Submitted by: Nathalie Bertin
Materials: Mask made of velvet, glass and hematite beads, ribbon
Pandemic Vogue (2020), Nathalie Bertin
In a mock ad meant to look like a page out of Vogue magazine, I explored the concept of vanity which ultimately led me to reflect on privilege. This custom made, designed and beaded mask is based on the tattoo designs on my arm. This mask is all about me, to protect me and others from me. The designs on my tattoos are based on traditional beadwork designs. In a sense, the designs have come full circle – from beadwork on a traditional garment, to my tattoos and back to beadwork on a contemporary article for me to wear.
As I worked on the mask, I had heard or read someone asking what it would take to normalize wearing masks so that everyone would finally wear one. I also found it interesting that couturier Yves St Laurent was making masks for the front lines. I wondered if they put their logo on the masks. I also wondered when we might see Dolce & Gabana or Channel ads for masks or models wearing some masks on runways. I chose to create a mock ad for my mask as a way to try to answer the question of how these masks could become normalized.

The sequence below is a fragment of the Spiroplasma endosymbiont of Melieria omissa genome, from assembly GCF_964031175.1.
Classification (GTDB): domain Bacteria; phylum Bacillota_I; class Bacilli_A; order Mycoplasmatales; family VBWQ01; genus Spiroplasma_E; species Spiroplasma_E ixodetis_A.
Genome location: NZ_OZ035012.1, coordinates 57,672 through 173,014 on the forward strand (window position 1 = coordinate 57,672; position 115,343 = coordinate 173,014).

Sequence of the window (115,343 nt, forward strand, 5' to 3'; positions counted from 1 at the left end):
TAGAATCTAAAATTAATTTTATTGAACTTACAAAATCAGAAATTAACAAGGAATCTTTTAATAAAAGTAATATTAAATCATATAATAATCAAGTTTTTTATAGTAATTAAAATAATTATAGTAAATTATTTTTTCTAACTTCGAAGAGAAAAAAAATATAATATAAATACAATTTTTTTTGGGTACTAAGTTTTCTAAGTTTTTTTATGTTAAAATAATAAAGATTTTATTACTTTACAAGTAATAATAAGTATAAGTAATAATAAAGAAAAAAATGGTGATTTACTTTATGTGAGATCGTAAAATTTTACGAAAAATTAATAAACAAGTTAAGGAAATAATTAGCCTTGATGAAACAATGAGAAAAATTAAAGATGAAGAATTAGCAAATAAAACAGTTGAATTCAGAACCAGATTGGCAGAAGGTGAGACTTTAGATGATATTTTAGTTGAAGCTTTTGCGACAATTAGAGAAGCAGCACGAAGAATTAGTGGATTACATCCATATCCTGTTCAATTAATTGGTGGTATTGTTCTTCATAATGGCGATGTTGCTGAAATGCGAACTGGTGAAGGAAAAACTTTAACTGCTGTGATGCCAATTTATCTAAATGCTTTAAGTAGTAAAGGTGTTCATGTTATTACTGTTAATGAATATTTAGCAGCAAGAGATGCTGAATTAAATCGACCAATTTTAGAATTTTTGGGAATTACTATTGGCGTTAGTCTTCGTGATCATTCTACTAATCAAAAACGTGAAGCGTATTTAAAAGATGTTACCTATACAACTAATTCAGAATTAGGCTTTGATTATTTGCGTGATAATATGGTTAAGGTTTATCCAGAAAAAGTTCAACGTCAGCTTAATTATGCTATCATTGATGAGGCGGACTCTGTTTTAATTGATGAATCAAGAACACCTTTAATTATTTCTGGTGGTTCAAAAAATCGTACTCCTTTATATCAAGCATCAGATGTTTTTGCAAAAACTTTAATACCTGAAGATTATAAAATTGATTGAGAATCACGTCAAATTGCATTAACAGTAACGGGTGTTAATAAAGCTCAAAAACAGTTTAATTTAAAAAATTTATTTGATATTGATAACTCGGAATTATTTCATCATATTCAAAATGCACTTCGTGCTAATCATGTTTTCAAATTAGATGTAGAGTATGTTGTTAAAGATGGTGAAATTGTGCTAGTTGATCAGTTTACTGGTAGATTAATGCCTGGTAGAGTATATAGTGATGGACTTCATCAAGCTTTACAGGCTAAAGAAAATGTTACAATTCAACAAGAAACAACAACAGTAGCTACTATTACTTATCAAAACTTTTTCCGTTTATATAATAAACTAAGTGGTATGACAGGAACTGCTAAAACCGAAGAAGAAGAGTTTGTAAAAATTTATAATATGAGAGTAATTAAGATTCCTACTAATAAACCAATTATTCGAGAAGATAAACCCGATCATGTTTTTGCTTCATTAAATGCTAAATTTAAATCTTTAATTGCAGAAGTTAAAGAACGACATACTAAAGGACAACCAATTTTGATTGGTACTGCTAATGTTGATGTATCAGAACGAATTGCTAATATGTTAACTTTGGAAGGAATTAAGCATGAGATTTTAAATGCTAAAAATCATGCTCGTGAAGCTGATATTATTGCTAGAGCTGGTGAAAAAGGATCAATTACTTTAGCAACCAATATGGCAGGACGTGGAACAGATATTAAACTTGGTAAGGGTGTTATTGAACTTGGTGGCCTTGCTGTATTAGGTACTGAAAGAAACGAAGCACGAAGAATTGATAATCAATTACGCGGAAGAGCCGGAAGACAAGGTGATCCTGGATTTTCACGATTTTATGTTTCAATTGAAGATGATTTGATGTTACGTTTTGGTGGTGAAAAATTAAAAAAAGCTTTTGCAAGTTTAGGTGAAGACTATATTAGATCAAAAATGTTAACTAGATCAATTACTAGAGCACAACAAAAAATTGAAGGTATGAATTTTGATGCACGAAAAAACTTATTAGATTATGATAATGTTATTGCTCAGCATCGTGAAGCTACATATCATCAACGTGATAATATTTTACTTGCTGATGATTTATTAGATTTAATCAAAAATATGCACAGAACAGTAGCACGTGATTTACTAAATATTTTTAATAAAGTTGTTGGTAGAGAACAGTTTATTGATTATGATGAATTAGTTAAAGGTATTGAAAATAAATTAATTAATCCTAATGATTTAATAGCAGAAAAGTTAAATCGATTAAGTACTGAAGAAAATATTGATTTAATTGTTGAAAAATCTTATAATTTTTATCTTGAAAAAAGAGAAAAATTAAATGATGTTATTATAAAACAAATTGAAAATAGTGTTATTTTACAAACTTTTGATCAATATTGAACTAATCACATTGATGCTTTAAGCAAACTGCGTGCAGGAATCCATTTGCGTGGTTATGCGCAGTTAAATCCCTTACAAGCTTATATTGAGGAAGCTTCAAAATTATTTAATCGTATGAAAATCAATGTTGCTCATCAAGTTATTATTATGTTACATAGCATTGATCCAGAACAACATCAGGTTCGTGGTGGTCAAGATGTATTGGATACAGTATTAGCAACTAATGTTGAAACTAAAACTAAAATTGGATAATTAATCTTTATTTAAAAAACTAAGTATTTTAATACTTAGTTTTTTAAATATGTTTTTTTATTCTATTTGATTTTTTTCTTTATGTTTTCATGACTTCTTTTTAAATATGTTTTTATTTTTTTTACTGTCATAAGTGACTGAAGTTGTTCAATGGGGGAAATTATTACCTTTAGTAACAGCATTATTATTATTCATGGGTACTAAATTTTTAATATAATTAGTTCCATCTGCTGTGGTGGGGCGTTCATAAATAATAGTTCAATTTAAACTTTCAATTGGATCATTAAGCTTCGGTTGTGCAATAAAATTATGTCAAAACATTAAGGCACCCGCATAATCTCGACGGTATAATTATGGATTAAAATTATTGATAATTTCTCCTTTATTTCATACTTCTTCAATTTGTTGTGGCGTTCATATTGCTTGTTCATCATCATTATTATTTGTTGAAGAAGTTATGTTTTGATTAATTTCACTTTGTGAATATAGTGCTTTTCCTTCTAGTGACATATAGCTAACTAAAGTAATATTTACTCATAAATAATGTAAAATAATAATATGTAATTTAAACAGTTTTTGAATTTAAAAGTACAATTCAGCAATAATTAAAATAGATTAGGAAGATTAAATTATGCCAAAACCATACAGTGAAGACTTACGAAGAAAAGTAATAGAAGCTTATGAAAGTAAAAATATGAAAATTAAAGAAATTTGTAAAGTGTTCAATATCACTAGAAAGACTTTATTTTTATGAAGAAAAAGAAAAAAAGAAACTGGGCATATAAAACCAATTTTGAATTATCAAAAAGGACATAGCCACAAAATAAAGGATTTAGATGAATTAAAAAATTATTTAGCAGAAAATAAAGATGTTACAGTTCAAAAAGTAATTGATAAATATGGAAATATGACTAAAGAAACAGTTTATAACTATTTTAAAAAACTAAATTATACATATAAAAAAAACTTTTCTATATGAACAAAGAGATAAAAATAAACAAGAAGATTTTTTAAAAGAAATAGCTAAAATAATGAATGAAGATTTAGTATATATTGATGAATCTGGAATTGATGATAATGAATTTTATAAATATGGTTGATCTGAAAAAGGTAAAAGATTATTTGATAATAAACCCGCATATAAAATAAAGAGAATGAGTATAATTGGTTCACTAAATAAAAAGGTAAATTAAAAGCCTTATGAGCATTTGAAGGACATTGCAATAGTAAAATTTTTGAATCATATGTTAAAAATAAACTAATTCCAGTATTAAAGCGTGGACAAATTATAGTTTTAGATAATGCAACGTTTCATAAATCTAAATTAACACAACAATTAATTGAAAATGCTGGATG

However the bigger question is whether it could ever be a normal thing to wear a mask on a day-to-day basis. And normalized for whom? There is often-violent history against women who chose to wear a Niqab, even here in friendly Canada. Many non-Muslim people of colour who might want to wear a mask may not do so for fear that they may be mistaken for a criminal. Therefore, is it really possible for us? Is our society ready to embrace the normalization of the wearing of masks or is it only for a certain group of people?
Photo: Fred Exelby
Tattoos: Corben Matsell-Savage, Reactive Ink
Bracelet: Jennifer Younger
This mask was created for the Breathe community Facebook group – A collection of traditionally crafted masks demonstrating resiliency through 21st century pandemic.